Most PTT-marked mallards did not return to Arkansas to winter the following year but instead wintered to the north; this was especially true for males. Why these marked mallards are not returning to Arkansas to overwinter is an important research question that deserves investigating. It is possible that low food resource levels (Stafford et al. 2006) and/or high mortality rates in the Arkansas Delta (Davis et al. 2011) promote a phenomenon of mallards shifting wintering locations in subsequent years. Additional research on autumn migration of midcontinent mallards using PTT transmitters with GPS capabilities would be useful in exactly determining high use wetlands. Our PTT locations were usually of such low quality that habitats used could only be described in general. With more precise geographic locations, managers will be better able to focus wetland management strategies on exact wetlands of known importance.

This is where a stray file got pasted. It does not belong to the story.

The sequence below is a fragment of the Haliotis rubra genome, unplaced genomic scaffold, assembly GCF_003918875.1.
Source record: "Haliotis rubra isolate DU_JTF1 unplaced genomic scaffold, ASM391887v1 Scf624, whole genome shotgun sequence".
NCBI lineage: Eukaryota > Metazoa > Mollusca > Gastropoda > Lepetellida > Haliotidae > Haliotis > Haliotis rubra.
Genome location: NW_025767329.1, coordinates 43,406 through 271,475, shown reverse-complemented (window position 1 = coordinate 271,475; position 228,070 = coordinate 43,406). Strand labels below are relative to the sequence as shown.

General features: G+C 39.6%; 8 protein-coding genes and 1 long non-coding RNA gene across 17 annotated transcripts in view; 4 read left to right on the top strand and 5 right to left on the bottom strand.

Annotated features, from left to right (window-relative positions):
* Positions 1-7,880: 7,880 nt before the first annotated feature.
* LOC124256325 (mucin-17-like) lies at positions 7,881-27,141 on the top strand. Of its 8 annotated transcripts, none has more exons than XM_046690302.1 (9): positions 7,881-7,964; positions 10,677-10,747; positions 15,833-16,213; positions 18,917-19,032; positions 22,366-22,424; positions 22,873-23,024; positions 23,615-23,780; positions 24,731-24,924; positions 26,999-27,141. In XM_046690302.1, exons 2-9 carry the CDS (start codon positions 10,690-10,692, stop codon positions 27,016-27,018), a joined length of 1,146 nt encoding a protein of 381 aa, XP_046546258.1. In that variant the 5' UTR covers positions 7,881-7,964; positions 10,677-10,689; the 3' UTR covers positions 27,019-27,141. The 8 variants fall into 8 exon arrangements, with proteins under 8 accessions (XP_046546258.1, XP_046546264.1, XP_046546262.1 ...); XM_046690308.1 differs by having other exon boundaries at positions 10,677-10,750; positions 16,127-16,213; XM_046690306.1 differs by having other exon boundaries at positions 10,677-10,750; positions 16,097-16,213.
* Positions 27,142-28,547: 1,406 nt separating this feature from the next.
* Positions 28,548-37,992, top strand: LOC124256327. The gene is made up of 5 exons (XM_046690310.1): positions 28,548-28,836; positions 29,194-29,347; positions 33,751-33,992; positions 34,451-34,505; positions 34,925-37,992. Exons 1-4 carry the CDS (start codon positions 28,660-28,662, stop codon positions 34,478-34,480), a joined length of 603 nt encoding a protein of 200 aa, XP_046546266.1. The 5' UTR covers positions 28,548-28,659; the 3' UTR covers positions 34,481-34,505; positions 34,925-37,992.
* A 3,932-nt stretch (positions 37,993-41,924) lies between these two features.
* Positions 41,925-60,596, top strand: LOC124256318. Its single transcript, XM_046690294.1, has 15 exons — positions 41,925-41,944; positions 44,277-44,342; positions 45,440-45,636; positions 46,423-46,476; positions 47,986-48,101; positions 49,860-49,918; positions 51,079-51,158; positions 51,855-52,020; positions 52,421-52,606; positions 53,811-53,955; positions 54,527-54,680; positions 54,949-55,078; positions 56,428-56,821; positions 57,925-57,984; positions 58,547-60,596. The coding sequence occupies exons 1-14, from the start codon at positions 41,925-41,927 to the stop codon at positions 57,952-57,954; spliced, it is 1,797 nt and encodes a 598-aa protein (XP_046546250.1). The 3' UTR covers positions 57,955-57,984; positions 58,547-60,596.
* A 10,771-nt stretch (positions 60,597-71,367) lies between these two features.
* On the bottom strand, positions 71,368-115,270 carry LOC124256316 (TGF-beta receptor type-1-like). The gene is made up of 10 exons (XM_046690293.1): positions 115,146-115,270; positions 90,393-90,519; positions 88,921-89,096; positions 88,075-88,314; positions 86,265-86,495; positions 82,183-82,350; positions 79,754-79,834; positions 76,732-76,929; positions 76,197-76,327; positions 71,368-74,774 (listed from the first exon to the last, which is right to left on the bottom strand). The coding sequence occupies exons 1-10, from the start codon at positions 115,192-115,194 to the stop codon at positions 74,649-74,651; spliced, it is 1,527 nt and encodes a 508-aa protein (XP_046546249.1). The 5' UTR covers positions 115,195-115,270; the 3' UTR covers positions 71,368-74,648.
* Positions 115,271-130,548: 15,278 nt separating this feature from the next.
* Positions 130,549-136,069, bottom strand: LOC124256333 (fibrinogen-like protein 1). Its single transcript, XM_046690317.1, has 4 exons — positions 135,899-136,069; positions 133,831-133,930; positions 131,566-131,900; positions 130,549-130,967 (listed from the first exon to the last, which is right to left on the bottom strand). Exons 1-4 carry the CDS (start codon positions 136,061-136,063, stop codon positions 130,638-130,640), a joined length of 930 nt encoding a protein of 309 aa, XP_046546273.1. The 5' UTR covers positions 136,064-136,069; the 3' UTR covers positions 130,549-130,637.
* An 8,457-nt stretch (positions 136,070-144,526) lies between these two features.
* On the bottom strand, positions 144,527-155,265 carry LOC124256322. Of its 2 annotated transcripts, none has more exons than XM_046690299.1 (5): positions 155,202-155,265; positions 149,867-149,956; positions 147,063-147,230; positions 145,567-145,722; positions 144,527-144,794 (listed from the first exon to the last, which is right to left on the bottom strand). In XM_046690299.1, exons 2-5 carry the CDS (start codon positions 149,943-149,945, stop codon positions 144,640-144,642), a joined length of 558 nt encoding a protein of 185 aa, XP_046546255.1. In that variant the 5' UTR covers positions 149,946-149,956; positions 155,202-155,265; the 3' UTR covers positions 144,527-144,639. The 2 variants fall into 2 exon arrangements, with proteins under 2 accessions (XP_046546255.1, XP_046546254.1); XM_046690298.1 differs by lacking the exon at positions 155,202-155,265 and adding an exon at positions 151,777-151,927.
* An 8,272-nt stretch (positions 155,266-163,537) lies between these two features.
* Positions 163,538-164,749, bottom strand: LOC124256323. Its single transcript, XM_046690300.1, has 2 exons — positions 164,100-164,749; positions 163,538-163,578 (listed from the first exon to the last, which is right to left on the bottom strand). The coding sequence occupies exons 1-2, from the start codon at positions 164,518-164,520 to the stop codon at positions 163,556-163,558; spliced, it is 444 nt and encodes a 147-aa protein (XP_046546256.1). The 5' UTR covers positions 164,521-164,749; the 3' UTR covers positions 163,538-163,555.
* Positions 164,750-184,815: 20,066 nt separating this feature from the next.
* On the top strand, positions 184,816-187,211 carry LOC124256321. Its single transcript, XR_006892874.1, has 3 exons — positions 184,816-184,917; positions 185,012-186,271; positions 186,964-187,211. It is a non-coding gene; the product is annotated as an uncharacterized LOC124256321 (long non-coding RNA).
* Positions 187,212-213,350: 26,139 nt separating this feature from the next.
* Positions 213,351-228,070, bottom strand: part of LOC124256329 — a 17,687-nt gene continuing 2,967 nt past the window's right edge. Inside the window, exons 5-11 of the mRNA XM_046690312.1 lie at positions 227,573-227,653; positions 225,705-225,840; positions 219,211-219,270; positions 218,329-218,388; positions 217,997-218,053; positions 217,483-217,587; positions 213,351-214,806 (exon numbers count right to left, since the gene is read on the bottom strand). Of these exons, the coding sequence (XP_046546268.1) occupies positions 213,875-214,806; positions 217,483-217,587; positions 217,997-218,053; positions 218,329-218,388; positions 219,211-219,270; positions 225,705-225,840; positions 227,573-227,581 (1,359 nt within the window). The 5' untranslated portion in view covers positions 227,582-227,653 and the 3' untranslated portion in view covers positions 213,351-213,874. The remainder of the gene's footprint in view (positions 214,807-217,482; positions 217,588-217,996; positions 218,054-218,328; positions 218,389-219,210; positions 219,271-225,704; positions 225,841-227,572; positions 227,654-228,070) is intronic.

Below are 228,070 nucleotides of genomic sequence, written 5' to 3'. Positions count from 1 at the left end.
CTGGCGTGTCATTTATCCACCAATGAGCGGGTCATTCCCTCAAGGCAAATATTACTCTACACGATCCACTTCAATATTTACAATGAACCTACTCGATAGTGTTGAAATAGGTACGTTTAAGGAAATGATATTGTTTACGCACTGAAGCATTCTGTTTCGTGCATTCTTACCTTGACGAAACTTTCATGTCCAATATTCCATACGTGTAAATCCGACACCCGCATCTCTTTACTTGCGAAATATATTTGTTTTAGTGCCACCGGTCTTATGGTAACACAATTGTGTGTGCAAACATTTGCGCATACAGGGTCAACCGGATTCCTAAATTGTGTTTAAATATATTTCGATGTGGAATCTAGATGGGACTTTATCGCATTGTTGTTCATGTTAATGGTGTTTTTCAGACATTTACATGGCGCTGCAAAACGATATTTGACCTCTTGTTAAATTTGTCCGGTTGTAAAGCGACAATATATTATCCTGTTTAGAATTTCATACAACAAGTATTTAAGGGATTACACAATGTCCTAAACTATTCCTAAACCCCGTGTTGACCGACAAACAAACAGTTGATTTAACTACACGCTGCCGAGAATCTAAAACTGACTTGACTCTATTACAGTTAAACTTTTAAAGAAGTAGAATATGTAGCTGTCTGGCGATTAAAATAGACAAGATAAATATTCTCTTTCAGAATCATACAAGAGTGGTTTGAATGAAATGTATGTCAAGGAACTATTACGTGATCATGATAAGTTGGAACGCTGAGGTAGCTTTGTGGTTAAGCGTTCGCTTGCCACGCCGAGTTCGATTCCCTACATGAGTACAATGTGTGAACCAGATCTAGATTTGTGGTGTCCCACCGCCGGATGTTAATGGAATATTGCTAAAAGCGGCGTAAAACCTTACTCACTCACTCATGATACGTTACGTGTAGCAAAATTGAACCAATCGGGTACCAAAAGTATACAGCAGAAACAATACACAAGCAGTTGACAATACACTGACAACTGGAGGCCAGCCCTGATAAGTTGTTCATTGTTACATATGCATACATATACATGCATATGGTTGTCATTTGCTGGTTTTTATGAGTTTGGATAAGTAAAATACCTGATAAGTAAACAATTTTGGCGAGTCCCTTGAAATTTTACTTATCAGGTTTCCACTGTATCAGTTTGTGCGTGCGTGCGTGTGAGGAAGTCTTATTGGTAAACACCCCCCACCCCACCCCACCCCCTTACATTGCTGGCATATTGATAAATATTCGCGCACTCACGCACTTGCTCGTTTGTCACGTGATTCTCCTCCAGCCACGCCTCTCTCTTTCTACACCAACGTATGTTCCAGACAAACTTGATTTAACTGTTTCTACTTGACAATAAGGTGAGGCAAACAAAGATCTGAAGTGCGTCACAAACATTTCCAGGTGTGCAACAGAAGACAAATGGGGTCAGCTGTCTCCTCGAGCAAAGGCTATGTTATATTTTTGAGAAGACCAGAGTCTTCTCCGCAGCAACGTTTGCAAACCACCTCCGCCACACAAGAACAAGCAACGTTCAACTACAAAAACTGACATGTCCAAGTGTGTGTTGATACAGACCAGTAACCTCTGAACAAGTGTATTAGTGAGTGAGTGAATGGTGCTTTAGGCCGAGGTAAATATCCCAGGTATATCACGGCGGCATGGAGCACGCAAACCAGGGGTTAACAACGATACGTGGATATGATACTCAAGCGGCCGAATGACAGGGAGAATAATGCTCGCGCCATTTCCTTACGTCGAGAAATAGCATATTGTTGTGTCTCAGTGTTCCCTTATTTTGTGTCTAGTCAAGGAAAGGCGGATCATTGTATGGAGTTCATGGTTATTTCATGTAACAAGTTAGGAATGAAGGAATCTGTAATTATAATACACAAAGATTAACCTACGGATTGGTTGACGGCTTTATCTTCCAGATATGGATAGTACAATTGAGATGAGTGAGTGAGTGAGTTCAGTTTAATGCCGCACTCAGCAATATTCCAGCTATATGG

The eastern Dakota region is a critical stopover and staging area for autumn migrating mallards. Migrating mallards need abundant food resources during their stay at these stopovers and habitats managed for food and roosting should be protected and managed. Because the eastern Dakotas are an important area for waterfowl production, federal, state, and private organizations are currently intensively and extensively managing this region (Reynolds et al. 2006). Based on our autumn migration results, these management efforts are focused in the appropriate area although the goal of these current management efforts is to increase duck production rather than to manage for autumn migration needs. We suggest that the eastern Dakotas continue to be a focal area of wetland management not only for increased production but for autumn roosting and loafing for mallards.